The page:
National Trends in the Utilization of Partial Nephrectomy Before and After the Establishment of AUA Guidelines for the Management of Renal Masses

National Trends in the Utilization of Partial Nephrectomy Before and After the Establishment of AUA Guidelines for the Management of Renal Masses
Urology, Vol. 82, no. 6, pp. 1283-1290. DOI: 10.1016/j.urology.2013.07.068

Bjurlin, M.A. D. Walter, G.B. Taksler, W.C. Huang, J.S. Wysock, G. Sivarajan, S. Loeb, S.S. Taneja, and D.V. Makarov
12/01/2013

Objective To assess the impact of the American Urological Association (AUA) guidelines advocating partial nephrectomy for T1 tumors guidelines on the likelihood of undergoing partial nephrectomy.

Materials and Methods We analyzed the Nationwide Inpatient Sample (NIS), a dataset encompassing 20% of all United States inpatient hospitalizations, from 2007 through 2010. Our dependent variable was receipt of radical vs partial nephrectomy (55.50, 55.51, 55.52, and 55.54 vs 55.4) for a renal mass (International Classification of Disease, 9th Revision [ICD-9] code 189.0). The independent variable of interest was time of surgery (before or after the establishment of AUA guidelines); covariates included a diagnosis of chronic kidney disease (CKD), overall comorbidity, age, race, gender, geographic region, income, and hospital characteristics. Bivariate and multivariable adjusted logistic regression was used to determine the association between receipt of partial nephrectomy and time of guideline establishment.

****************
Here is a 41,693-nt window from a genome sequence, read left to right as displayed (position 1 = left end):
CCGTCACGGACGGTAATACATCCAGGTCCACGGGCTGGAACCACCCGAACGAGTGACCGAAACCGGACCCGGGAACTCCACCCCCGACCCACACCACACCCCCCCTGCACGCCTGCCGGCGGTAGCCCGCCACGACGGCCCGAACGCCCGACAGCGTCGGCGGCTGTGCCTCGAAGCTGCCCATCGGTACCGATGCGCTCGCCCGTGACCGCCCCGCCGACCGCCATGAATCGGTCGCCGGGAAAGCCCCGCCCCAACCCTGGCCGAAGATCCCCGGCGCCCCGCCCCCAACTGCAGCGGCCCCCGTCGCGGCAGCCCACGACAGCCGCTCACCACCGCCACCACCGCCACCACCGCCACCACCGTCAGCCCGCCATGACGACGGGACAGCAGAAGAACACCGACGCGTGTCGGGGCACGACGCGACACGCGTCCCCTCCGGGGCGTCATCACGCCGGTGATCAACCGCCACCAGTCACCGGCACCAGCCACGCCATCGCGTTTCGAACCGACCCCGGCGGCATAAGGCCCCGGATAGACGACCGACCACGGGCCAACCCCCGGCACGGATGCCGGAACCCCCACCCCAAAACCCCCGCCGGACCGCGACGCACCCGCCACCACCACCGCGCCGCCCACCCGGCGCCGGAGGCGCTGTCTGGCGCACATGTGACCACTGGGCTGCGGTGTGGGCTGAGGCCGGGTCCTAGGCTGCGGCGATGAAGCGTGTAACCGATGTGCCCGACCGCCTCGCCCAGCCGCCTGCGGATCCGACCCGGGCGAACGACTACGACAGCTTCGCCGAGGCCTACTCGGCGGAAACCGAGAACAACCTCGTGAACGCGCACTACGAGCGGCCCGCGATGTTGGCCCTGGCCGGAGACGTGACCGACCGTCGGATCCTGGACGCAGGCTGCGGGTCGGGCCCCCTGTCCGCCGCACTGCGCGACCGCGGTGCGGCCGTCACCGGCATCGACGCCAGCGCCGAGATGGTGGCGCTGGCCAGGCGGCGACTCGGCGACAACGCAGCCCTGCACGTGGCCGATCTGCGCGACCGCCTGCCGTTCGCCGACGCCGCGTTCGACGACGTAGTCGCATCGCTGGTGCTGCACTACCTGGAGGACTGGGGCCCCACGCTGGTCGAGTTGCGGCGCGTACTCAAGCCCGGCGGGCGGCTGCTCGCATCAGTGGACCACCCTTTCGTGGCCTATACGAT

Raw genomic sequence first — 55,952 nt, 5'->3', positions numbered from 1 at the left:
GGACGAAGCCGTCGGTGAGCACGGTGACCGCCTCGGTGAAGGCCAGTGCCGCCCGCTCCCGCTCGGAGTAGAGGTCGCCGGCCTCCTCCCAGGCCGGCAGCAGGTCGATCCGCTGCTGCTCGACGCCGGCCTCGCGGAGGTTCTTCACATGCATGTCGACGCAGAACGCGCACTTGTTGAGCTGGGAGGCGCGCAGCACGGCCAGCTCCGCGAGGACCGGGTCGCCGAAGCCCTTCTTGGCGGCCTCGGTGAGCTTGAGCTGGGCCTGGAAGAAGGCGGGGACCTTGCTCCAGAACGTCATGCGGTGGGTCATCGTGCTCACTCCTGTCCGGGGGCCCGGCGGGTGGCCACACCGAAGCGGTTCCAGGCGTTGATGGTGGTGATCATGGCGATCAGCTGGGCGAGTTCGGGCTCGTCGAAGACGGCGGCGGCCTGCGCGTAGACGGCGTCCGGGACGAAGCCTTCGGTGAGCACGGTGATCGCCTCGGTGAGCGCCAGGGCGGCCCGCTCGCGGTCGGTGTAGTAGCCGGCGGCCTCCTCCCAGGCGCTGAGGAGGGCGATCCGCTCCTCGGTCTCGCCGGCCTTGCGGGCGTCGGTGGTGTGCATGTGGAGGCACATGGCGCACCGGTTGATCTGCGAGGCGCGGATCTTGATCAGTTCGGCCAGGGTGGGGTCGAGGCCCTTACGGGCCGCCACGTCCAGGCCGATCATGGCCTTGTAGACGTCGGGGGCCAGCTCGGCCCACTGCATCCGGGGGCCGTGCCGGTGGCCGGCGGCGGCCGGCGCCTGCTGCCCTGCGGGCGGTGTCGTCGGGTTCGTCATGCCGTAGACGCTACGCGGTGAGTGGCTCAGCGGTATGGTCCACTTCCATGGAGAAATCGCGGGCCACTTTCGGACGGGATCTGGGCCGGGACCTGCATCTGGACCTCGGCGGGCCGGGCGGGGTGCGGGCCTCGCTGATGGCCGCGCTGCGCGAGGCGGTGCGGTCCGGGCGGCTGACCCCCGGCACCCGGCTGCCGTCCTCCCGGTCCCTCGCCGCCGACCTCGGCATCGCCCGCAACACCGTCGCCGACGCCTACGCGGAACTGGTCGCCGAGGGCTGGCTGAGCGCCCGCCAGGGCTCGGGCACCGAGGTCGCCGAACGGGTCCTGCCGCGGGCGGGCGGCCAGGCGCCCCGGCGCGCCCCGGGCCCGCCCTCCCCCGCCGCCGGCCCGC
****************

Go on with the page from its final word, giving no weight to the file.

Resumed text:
Results We identified 26,165 patients with renal tumors who underwent surgery. Before the guidelines, 4031 patients (27%) underwent partial nephrectomy compared to 3559 (32%) after. On multivariable analysis, undergoing surgery after the establishment of guidelines (odds ratio [OR] 1.20, 95% confidence interval [CI] 1.08-1.32, P <.01) was an independent predictor of partial nephrectomy. Other factors associated with partial nephrectomy were urban location, surgery at a teaching hospital, large hospital bed size, Northeast location, and Black race. Female gender and CKD were not associated with partial nephrectomy.